Pitching: While Seattle’s offense took a step back, the same could not be said for their pitching staff, even after losing two of their starters for almost all of the season.
Lefty Robbie Ray, in the second year of a five-year, $115 million deal, made only one start in 2023 before being placed on the Injured List with a left flexor strain. Unfortunately for Ray, he would undergo Tommy John surgery about a month later, and will probably not be able to return until the middle of the 2024 campaign. His fellow southpaw starter Marco Gonzales made only 10 starts last season due to a forearm strain, an injury the ultimately led to Gonzales needing surgery to repair a nerve that controls motor function to the wrist and index finger.
With those two out, the Mariners needed a lot of production from the rest of their rotation, and they certainly got it. The rest of that rotation being Luis Castillo, Logan Gilbert, and George Kirby, each of those three made 31+ starts, possessed an ERA in the mid-to-upper 3.00’s, and won at least 13 games.
Castillo, who had just signed a five-year contract extension at the end of the 2022 season, placed fifth in Cy Young voting, posting a 14-9 record, 3.34 ERA, and a 1.10 WHIP. He was tied for league lead with 33 starts and fell only three innings shy of 200 for the season, the closest he has been to accomplishing that feat. Looking at his pitching metrics, he boasted one of the most effective fastballs in the league, placing in the 100th percentile in Fastball Run Value per Baseball Savant.
In just his second year in the big leagues, Kirby posted a 13-10 record through 31 starts with a 3.35 ERA, 1.04 WHIP, and a MLB-best 0.9 BB/9. He also earned Cy Young recognition, finishing 8th in voting, and he also made his first career All-Star team. Gilbert was only in his third MLB season last year, finishing with a 13-7 record across 32 starts with a 3.73 ERA, 1.08 WHIP, and an 8.9 K/9, and it also marked the second straight season in which he had pitched at least 185 innings.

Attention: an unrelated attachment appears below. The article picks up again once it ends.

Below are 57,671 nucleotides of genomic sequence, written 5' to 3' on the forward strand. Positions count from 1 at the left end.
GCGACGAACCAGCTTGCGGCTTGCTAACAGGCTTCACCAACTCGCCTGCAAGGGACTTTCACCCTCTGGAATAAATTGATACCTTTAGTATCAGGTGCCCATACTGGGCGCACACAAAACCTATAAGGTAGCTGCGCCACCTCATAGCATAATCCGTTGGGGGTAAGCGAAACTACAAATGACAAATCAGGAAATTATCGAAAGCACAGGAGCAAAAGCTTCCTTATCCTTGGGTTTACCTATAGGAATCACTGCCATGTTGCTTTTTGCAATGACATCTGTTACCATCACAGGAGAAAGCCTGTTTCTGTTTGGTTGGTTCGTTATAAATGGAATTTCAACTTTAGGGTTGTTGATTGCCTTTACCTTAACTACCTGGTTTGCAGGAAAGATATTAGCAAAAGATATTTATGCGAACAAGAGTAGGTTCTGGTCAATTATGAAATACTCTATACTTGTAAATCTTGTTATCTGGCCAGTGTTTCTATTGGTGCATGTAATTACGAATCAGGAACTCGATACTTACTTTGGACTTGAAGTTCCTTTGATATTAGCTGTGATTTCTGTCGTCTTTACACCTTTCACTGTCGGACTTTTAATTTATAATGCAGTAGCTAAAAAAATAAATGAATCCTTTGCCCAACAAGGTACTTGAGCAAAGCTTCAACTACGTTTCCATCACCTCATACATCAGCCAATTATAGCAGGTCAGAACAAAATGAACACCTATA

Behind that three-headed beast in the rotation were rookies Bryce Miller and Bryan Woo, who both had promising seasons that included high-leverage starts with playoff implications. Miller made 25 starts, posting a 4.32 ERA, 1.14 WHIP, and an 8.2 K/9. Miller’s first few months in the bigs were extremely encouraging, but he was thrown in the wringer during the final month of the regular season as his last four starts came against the Rays, Dodgers, Astros, and Rangers.
Woo, on the other hand, held a 4-5 record in 18 starts, posting a 4.21 ERA, 1.21 WHIP, and a 9.5 K/9. He generated whiff percentages beyond 30% from his fastball, slider, and sweeper, and he was really good at staying away from hard contact. Both Miller and Woo are under team control until 2030, so the Mariners have a couple of pieces for the future of the rotation already solved barring any setbacks.